Scott Morrison Slammed For Saying Australia Has No History Of Slavery
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Australian Prime Minister Scott Morrison has been slammed for saying the country has no history of slavery.
In an interview with 2GB Radio yesterday (11 June), Morrison criticised the Black Lives Matter movement, which has become prominent across the globe in the wake of the death of George Floyd in police custody in Minneapolis.
Also arguing that people should avoid protests this weekend, Morrison claimed slavery was not part of the country's history.
Asked about the removal of statues of historical figures connected to the slave trade, the Prime Minister said: "Well, when you're talking about Captain James Cook, in his time he was one of the most enlightened persons on these issues you could imagine.
"I mean, Australia when it was founded as a settlement, as New South Wales, was on the basis that there'd be no slavery.
"And while slave ships continued to travel around the world, when Australia was established yes, sure, it was a pretty brutal settlement. My forefathers and foremothers were on the First and Second Fleets. It was a pretty brutal place, but there was no slavery in Australia."
People on social media were quick to correct him:
If the PM doesn't know that slavery existed in Australia surely it's time to update the curriculum :flushed:
Blissfully ignorant or completely uneducated?#auspol #ScottyFromMarketing #slavery
- Emma Husar (@emmahusarmp) June 11, 2020
"No slavery in Australia?" The English came to Australia to establish penal colonies in which convicts were used as indentured labour often for the term of their natural lives. This was slavery. The indigenous peoples were displaced, confined and those who were not killed were
- Bill Bowtell AO (@billbowtell) June 11, 2020
Prime Minister Morrison claiming there has been "no slavery in Australia" is so embarrassing, and yet another example of his mediocrity. Imagine being either so intentionally misleading, or offensively uneducated about the very nation you're paid to 'lead'. #auspol
- Amy Thunig (@AmyThunig) June 10, 2020
When convicts were transported to the Australians penal colonies, they were forced to work in different parts of the community as part of 'assigned service', and were referred to as 'slave traffic' by officials on the Second Fleet, according to News Corp.
Thousands of 'coolie labourers' were shipped to Australia in the 1850s for work, and Aboriginal men and women were used for unpaid labour for decades.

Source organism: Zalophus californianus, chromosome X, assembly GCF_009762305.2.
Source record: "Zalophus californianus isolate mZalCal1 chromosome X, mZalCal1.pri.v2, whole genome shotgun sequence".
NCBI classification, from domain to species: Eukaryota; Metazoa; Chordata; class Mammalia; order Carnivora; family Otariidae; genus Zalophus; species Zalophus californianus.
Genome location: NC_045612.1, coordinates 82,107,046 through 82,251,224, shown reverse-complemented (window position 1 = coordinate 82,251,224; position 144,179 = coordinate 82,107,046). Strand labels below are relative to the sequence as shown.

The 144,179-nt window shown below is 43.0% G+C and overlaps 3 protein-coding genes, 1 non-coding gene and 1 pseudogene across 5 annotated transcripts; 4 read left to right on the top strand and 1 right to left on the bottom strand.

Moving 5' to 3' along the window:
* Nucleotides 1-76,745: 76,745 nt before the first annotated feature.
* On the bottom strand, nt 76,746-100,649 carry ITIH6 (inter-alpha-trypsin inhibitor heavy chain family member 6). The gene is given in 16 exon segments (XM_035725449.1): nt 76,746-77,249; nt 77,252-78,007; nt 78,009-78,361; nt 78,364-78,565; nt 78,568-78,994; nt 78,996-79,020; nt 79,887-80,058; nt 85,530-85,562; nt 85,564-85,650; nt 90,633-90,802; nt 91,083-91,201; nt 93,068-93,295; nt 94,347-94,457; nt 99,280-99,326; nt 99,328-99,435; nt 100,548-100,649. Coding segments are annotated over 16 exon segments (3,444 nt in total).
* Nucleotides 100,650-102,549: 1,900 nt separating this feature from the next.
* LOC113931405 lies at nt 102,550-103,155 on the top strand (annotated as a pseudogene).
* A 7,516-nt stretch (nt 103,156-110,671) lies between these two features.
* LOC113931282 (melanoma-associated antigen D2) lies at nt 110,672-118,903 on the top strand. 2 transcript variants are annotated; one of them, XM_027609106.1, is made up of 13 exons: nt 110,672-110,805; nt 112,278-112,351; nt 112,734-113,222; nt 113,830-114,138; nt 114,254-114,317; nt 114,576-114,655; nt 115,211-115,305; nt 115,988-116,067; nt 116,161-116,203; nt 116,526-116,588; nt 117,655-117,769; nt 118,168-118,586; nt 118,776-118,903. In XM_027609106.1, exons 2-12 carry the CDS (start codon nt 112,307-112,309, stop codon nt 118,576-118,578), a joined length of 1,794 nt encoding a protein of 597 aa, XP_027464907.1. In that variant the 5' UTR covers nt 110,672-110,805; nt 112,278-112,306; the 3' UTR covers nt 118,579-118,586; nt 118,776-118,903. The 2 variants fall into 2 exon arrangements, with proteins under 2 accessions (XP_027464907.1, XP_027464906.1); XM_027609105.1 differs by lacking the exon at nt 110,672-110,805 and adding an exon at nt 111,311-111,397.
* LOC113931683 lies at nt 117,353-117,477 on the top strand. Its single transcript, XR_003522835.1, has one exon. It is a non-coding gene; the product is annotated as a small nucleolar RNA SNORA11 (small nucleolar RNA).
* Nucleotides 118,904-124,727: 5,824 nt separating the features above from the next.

Australia also has a history of 'blackbirding', which was the practice of shipping Pacific Islanders to the country's for cheap labour on sugar plantations in Queensland. Sometimes they were forced to come and others were tricked into coming.
Professor Clive Moore, a leading researcher on South Sea Islander history at University of Queensland, told the ABC: "After slavery was abolished the British practitioners asked themselves, 'How can we get the same labour we used to get?' So they used the indentured system.
"Whether you call them slaves or not, they definitely worked in slave-like conditions. It was often horrific."
There was also legislation in the Northern Territory, Western Australia, South Australia and Queensland that helped facilitate the enslavement of Aboriginal people, according to Sydney University's Professor of Law Thalia Anthony.
Despite the British empire making slavery illegal in the early 1800s with the Act for the Abolition of the Slave Trade of 1807, there were still accusations of the practice being instated in parts of Australia 100 years later.
In 1891, anti-slavery campaigners printed a map denoting how widespread the practice was across Australia.
The North Australian Workers' Union (NAWU) characterised Aboriginal workers as 'slaves' in 1932, with Unionist Owen Rowe arguing: "If there is no slavery in the British empire then the NT is not part of the British empire; for it certainly exists here in its worst form."
Chief protector Dr Cecil Cook noted in the 1930s that Australia was in breach of its obligations under the League of Nations slavery convention.
A decade later, anthropologists Ronald and Catherine Berndt looked at cattle stations owned by Lord Vestey and noted that some Aboriginal people were sold or transferred with the property.